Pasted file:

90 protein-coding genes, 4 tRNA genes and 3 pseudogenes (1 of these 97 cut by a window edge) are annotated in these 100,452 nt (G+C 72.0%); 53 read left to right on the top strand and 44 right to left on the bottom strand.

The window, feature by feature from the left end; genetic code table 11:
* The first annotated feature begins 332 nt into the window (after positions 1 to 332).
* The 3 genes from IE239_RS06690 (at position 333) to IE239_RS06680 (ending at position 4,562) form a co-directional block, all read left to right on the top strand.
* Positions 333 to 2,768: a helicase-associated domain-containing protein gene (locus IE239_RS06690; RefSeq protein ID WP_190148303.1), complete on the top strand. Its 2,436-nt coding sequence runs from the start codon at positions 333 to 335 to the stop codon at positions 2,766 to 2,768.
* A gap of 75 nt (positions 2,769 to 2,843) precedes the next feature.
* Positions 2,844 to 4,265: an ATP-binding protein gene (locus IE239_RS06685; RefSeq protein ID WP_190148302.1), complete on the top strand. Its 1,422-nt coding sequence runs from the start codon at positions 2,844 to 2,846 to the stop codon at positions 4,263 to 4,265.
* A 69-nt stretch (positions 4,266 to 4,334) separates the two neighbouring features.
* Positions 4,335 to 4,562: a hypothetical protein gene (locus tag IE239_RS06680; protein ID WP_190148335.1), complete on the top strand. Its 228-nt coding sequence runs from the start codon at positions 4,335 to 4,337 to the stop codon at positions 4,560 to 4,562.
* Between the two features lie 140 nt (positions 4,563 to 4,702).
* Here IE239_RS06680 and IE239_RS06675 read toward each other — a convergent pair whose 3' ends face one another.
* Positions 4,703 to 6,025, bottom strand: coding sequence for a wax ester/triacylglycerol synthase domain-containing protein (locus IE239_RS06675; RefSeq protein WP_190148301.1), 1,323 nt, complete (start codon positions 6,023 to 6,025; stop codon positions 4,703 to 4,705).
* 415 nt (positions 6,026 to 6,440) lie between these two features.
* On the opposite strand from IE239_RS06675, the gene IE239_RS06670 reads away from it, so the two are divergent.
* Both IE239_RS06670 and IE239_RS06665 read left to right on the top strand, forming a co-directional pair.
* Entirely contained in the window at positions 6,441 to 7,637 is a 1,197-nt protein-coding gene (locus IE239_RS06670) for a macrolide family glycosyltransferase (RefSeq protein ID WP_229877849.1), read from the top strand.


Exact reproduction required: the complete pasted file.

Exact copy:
90 protein-coding genes, 4 tRNA genes and 3 pseudogenes (1 of these 97 cut by a window edge) are annotated in these 100,452 nt (G+C 72.0%); 53 read left to right on the top strand and 44 right to left on the bottom strand.

The window, feature by feature from the left end; genetic code table 11:
* The first annotated feature begins 332 nt into the window (after positions 1 to 332).
* The 3 genes from IE239_RS06690 (at position 333) to IE239_RS06680 (ending at position 4,562) form a co-directional block, all read left to right on the top strand.
* Positions 333 to 2,768: a helicase-associated domain-containing protein gene (locus IE239_RS06690; RefSeq protein ID WP_190148303.1), complete on the top strand. Its 2,436-nt coding sequence runs from the start codon at positions 333 to 335 to the stop codon at positions 2,766 to 2,768.
* A gap of 75 nt (positions 2,769 to 2,843) precedes the next feature.
* Positions 2,844 to 4,265: an ATP-binding protein gene (locus IE239_RS06685; RefSeq protein ID WP_190148302.1), complete on the top strand. Its 1,422-nt coding sequence runs from the start codon at positions 2,844 to 2,846 to the stop codon at positions 4,263 to 4,265.
* A 69-nt stretch (positions 4,266 to 4,334) separates the two neighbouring features.
* Positions 4,335 to 4,562: a hypothetical protein gene (locus tag IE239_RS06680; protein ID WP_190148335.1), complete on the top strand. Its 228-nt coding sequence runs from the start codon at positions 4,335 to 4,337 to the stop codon at positions 4,560 to 4,562.
* Between the two features lie 140 nt (positions 4,563 to 4,702).
* Here IE239_RS06680 and IE239_RS06675 read toward each other — a convergent pair whose 3' ends face one another.
* Positions 4,703 to 6,025, bottom strand: coding sequence for a wax ester/triacylglycerol synthase domain-containing protein (locus IE239_RS06675; RefSeq protein WP_190148301.1), 1,323 nt, complete (start codon positions 6,023 to 6,025; stop codon positions 4,703 to 4,705).
* 415 nt (positions 6,026 to 6,440) lie between these two features.
* On the opposite strand from IE239_RS06675, the gene IE239_RS06670 reads away from it, so the two are divergent.
* Both IE239_RS06670 and IE239_RS06665 read left to right on the top strand, forming a co-directional pair.
* Entirely contained in the window at positions 6,441 to 7,637 is a 1,197-nt protein-coding gene (locus IE239_RS06670) for a macrolide family glycosyltransferase (RefSeq protein ID WP_229877849.1), read from the top strand.